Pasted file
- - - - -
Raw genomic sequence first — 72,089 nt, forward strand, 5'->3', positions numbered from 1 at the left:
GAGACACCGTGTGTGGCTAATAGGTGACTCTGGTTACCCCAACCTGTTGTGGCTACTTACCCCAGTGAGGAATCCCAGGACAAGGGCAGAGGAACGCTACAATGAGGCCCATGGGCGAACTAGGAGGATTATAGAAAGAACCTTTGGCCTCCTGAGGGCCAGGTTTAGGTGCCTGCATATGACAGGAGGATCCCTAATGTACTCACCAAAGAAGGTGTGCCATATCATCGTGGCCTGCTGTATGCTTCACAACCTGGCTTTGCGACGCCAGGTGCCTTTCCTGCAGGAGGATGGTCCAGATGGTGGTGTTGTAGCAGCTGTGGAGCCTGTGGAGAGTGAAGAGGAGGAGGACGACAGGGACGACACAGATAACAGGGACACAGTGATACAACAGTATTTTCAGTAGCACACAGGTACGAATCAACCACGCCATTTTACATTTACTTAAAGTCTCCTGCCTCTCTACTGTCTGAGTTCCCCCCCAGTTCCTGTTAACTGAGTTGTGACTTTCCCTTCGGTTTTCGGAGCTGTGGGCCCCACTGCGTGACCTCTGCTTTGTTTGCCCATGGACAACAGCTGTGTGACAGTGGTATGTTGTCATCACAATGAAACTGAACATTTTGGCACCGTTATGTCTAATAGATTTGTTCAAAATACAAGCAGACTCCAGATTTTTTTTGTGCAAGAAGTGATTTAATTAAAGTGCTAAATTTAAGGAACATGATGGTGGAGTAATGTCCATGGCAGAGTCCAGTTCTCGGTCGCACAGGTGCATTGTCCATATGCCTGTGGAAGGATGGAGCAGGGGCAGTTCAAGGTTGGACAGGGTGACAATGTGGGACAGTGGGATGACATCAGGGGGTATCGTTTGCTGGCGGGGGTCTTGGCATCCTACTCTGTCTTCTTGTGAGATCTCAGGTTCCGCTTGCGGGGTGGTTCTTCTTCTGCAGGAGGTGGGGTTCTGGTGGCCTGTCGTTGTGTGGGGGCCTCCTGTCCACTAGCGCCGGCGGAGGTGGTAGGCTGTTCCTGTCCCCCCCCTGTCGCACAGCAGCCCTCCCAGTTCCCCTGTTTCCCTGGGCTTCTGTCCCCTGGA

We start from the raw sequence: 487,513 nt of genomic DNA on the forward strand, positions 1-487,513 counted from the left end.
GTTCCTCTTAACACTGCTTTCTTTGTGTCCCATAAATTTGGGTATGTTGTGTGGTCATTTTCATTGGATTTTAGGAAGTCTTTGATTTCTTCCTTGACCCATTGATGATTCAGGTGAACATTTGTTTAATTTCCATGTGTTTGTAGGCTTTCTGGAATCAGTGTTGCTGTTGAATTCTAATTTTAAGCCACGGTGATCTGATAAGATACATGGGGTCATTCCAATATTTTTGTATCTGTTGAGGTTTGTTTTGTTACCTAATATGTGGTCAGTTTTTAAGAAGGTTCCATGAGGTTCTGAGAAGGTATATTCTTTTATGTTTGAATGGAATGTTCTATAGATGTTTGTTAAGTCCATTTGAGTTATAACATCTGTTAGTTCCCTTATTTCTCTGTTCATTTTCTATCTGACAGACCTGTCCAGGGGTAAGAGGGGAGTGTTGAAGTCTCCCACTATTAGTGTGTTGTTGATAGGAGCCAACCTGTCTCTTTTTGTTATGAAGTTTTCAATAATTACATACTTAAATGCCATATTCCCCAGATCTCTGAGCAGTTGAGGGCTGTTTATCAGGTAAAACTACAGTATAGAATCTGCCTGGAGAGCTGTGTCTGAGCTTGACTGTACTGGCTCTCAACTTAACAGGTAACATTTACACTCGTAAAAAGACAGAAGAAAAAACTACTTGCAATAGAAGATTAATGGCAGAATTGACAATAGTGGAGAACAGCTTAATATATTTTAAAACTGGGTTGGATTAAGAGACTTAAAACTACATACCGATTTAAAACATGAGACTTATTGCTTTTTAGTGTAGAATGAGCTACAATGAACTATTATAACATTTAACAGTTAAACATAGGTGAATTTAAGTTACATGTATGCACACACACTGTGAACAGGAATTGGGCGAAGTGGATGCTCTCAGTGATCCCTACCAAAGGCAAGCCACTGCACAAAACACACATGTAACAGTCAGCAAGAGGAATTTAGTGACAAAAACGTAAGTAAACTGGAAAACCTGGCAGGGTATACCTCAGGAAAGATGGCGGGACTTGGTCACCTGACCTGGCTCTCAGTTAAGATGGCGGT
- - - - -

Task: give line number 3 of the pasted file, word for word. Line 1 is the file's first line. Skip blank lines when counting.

We start from the raw sequence: 487,513 nt of genomic DNA on the forward strand, positions 1-487,513 counted from the left end.